But NSLs -- which are nothing more than a letter -- are not illegal. That's the point. In fact, the only thing found unconstitutional about NSLs were the extent and length of the gag orders accompanying them.

By your logic, any law enforcement or government entity should NEVER be able to approach a business about anything and ask for help. It should ALWAYS require a court order, no matter the information requested. That's how you might think it should work, but that is not compatible with reality.

When you state "...if a NSL is used, the person is almost certainly a foreign intelligence target under active investigation..." you put the cart before the horse. Your language is that of conclusions concerning a criminal, as found by a court of law. Except this comes before a court of law has had any chance to hear a case. This is lazy argumentation to support a flawed process.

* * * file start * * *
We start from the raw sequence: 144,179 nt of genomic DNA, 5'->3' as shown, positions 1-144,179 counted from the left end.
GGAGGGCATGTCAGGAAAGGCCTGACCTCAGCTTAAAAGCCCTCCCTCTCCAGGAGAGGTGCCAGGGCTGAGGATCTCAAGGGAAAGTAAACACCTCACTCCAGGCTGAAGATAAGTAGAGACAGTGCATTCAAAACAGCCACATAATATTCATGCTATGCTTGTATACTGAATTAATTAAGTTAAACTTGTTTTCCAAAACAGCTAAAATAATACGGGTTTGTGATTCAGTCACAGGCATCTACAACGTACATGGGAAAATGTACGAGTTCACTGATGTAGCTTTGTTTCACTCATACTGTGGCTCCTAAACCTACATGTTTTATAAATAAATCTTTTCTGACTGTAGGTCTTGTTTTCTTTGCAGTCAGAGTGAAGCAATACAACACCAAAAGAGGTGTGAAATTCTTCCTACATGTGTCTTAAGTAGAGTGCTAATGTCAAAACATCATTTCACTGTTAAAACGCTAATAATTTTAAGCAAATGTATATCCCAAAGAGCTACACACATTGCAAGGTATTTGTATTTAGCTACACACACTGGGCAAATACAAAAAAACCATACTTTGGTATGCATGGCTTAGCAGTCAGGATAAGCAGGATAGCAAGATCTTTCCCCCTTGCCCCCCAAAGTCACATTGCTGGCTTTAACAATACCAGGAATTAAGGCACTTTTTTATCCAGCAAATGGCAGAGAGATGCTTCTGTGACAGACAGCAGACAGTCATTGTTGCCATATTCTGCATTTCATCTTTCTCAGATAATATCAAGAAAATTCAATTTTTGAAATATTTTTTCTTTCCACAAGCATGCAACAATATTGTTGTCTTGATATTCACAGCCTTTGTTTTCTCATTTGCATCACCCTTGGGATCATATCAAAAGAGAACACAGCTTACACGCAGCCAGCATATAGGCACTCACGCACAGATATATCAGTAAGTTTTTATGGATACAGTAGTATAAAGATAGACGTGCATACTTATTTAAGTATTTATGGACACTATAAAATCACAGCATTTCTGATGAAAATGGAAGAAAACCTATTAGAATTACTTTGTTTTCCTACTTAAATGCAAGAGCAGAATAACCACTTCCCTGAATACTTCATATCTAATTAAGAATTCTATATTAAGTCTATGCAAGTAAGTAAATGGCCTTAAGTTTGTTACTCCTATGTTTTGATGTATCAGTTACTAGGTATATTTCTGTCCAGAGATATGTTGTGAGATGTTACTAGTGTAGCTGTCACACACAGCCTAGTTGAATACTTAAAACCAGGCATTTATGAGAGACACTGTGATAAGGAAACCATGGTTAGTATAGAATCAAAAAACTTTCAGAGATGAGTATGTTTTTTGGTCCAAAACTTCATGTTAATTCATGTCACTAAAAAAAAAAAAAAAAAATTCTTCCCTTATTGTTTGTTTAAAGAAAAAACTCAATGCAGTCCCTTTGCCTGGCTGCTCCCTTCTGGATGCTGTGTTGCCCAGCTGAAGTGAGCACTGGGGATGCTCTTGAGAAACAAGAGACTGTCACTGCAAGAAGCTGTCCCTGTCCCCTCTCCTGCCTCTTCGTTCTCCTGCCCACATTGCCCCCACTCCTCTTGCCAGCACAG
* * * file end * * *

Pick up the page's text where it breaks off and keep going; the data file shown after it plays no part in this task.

No, you are putting the cart before the horse by implying that a warrant is required for information or persons who fundamentally DO NOT require a warrant. What you are essentially saying is that a warrant-like approval process needs to happen for any sort of action or information request government takes or makes, ever, to ensure that the government isn't "lying" about it not needing a warrant...which defeats the whole purpose, and timeliness, of not needing a warrant.

Finally, you mention FISA. This joke of a process has a 97% warrant approval rate. Standard court warrants have about a 60% approval rate. Literally nothing else needs be said about how weak the FISA process is; statistically, this approval rate cannot be explained or justified. Except, by repeating what the FISA court really is: A one-sided process meant to produce a Yes answer, with no right of reply or rebuttal. Retroactive FISA warrants are further evidence of the corrupt/flawed/lazy thinking that produced FISA in the first place.